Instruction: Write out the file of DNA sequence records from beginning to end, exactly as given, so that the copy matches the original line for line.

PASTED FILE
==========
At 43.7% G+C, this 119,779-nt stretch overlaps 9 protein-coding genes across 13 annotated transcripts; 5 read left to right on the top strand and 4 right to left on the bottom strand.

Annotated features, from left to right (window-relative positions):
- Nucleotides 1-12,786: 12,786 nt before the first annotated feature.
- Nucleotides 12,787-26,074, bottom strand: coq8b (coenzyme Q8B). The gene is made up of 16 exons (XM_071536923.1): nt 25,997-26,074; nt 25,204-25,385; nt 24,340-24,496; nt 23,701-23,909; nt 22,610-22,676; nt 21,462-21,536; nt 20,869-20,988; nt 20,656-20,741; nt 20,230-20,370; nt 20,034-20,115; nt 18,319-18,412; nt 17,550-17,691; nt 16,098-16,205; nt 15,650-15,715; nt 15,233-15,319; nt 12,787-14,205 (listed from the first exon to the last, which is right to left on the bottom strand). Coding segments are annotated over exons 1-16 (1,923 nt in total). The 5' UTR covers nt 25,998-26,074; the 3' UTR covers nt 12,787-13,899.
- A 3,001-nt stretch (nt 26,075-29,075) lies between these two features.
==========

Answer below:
At 43.7% G+C, this 119,779-nt stretch overlaps 9 protein-coding genes across 13 annotated transcripts; 5 read left to right on the top strand and 4 right to left on the bottom strand.

Annotated features, from left to right (window-relative positions):
- Nucleotides 1-12,786: 12,786 nt before the first annotated feature.
- Nucleotides 12,787-26,074, bottom strand: coq8b (coenzyme Q8B). The gene is made up of 16 exons (XM_071536923.1): nt 25,997-26,074; nt 25,204-25,385; nt 24,340-24,496; nt 23,701-23,909; nt 22,610-22,676; nt 21,462-21,536; nt 20,869-20,988; nt 20,656-20,741; nt 20,230-20,370; nt 20,034-20,115; nt 18,319-18,412; nt 17,550-17,691; nt 16,098-16,205; nt 15,650-15,715; nt 15,233-15,319; nt 12,787-14,205 (listed from the first exon to the last, which is right to left on the bottom strand). Coding segments are annotated over exons 1-16 (1,923 nt in total). The 5' UTR covers nt 25,998-26,074; the 3' UTR covers nt 12,787-13,899.
- A 3,001-nt stretch (nt 26,075-29,075) lies between these two features.